“The industry has changed when many of the services provided in hospitals are now provided in home care,” Wozniak said.

Unattractive Lifestyle?

When young people look at a career in nursing, they see long hours, night and weekend shifts and no holidays.

“That’s not very attractive,” Blake said.

For now, many hospitals have no other recourse but to hire traveling and contracted nurses to fill the gap. But that’s not always optimal, some believe.

Palmer said any time an outside nurse walks through the door she needs to familiarize herself with new colleagues and new procedures, such as ordering supplies.

Even finding the bathroom can be a challenge for newcomers, he said.

Staff nurses also feel burdened. Besides doing their work, they often need to train unlicensed personnel, such as nursing assistants.

“Nurses feel stressed having to supervise these people,” she said.

Wahl admitted it’s likely that quality of care may suffer under such stringent conditions.

The shortage of nurses exacerbates the problem. She anticipates more data will be available in the future to point to accidental care, medication dispense problems and others.

Solutions to Shortage Being Studied

California ranks last among the 50 states in the proportion of registered nurses per 100,000 population, according to state studies.

Gov. Gray Davis signed a bill in 1999 aimed to find solutions to the problem.

The bill requires state universities and colleges with nursing programs to work with hospitals on developing strategies to raise the number of nursing graduates and provide specialty training to licensed nurses.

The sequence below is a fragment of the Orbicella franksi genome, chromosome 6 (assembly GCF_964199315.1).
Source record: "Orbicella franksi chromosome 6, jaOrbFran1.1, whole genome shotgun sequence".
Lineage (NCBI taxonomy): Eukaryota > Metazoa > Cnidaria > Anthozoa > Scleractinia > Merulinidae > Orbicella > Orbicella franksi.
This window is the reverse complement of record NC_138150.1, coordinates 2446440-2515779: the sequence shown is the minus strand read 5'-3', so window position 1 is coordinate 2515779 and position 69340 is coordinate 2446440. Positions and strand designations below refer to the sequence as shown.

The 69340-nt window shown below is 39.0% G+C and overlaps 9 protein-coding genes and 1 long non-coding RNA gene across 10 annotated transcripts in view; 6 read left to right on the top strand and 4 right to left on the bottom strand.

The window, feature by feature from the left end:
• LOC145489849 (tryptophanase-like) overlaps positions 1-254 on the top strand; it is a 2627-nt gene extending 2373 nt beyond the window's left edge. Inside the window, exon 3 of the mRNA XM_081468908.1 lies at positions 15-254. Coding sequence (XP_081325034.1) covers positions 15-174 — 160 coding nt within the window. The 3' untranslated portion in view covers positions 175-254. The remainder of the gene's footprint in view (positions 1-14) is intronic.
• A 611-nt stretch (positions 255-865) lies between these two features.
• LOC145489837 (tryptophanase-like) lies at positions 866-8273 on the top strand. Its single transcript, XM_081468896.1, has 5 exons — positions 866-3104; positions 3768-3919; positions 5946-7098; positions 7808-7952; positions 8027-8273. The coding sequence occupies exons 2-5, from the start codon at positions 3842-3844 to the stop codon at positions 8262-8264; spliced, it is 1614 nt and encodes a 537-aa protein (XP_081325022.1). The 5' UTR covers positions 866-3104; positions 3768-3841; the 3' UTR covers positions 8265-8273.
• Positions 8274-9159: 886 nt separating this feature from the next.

The Board of Registered Nursing, which coordinates the effort, will present reports required by the legislation to the governor and state legislators April 1, said Barbara Blake, state secretary of the United Nurses Association of California.

The legislators will then vote on the adoption of the best proposed plan and implement a budget, she said.

In San Diego, several hospitals are also working closely with local schools, including Grossmont College and Southwestern College, SDSU, USD and Point Loma Nazarene College, providing hospital rotations and training programs.

That includes preparing nurses to work in areas of hospitals in which the shortage of nurses is most critical, such as in intensive care and neonatal care, and the surgery room, Blake said.

But despite the effort, it’s unlikely that graduating nurses from San Diego schools would fill the demand of local hospitals for years to come.

Nursing programs have declined over the past few years as a result of the shrinking pool of applicants, Blake said.

“Women don’t want to spend four or six years to become a registered nurse,” she said. “It’s more acceptable now to get an MBA or become a doctor.”

Additionally, programs have seen their funding cut as part of the federal Balanced Budget Act of 1999, resulting in fewer scholarships and financial aid available to students.

At SDSU, however, the problem is reversed. There, demand for enrollment has long outstripped available spaces, said Dolores Wozniak, dean of the college of health and human services at SDSU.

The nursing school presently has 400 people on its undergraduate and graduate student roster, leaving only 100 available spaces for new enrollees, Wozniak said.